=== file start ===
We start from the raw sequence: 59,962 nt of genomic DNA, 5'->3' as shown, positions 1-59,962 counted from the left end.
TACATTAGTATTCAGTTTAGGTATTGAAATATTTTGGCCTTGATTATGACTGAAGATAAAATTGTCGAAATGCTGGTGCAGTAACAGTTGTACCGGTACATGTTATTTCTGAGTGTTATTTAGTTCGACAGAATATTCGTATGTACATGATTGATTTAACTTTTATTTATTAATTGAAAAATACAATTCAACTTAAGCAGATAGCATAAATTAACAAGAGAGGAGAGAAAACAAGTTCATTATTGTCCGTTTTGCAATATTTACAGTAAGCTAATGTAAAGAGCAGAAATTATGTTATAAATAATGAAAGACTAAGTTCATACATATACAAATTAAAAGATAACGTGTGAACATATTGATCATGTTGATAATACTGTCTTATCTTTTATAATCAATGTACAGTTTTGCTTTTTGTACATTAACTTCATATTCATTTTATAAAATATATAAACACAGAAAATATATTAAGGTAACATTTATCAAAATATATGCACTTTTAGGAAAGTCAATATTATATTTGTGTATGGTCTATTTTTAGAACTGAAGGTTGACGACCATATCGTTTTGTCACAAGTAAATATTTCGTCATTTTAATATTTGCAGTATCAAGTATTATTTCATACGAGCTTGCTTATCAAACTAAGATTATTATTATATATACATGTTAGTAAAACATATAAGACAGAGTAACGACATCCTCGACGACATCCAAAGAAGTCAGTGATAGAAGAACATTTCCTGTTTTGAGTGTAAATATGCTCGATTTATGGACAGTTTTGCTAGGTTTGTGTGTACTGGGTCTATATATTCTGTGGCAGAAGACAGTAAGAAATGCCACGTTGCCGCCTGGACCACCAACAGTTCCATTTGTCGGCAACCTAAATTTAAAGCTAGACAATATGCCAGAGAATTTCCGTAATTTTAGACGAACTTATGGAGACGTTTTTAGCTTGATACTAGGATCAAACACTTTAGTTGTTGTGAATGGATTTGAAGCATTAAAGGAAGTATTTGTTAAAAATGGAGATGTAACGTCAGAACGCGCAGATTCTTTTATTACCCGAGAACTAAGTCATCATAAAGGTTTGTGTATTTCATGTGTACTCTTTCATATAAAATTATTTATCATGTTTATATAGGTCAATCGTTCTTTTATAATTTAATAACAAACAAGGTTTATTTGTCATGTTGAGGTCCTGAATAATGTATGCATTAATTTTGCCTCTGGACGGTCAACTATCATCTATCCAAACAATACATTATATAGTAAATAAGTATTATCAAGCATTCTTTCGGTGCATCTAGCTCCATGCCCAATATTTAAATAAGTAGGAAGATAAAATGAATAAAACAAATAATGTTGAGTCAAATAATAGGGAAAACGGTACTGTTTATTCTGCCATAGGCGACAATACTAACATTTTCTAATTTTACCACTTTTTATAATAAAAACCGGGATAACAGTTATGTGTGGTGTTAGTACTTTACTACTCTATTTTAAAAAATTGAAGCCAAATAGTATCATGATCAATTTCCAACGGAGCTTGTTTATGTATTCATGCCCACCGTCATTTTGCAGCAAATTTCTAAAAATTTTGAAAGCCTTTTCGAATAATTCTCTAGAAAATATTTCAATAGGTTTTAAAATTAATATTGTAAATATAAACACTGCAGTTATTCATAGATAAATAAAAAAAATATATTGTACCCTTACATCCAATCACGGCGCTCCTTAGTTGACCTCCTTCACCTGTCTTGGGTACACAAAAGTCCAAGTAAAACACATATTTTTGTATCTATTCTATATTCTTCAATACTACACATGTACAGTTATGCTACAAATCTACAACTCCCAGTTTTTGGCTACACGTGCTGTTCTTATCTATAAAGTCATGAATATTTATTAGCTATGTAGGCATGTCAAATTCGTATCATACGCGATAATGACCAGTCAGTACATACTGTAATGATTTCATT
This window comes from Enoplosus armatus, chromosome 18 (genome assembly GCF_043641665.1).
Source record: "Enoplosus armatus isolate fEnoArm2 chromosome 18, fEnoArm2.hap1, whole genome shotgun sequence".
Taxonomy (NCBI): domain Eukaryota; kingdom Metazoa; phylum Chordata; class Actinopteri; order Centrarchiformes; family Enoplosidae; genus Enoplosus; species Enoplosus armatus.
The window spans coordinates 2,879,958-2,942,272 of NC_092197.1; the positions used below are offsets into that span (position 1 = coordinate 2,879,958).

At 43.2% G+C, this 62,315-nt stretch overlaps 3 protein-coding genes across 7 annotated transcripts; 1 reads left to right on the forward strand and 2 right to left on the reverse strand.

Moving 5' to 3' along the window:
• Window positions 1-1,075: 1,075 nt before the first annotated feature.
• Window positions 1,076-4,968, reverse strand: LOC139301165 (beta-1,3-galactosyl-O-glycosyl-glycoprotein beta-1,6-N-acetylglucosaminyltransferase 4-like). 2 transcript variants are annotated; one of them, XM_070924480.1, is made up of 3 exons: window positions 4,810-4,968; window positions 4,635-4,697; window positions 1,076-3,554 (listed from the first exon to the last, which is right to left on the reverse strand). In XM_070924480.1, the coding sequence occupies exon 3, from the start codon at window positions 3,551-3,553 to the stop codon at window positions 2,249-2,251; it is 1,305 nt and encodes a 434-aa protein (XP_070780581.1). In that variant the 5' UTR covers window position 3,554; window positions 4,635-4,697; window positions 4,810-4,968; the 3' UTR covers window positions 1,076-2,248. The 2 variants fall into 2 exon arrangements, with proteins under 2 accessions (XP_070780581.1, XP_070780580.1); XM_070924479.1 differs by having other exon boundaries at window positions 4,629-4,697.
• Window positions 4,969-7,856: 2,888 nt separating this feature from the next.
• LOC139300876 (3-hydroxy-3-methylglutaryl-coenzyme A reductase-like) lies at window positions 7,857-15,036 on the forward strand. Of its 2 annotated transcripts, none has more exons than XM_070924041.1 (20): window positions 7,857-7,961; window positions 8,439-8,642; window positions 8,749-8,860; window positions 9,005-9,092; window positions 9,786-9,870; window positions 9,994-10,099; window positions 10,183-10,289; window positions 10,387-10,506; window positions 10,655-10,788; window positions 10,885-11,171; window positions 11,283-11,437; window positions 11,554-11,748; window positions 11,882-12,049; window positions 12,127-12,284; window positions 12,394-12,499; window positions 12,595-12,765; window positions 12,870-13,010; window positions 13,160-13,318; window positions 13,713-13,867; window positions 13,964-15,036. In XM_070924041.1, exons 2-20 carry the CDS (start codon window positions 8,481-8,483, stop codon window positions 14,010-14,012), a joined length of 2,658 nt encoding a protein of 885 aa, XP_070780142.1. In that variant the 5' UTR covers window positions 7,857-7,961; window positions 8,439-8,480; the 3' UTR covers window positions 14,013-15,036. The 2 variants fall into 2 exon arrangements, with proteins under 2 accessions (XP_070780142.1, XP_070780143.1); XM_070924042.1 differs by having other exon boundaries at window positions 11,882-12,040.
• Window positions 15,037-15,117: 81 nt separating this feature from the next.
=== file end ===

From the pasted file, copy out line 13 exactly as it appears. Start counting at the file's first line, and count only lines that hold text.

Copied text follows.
• Window positions 15,037-15,117: 81 nt separating this feature from the next.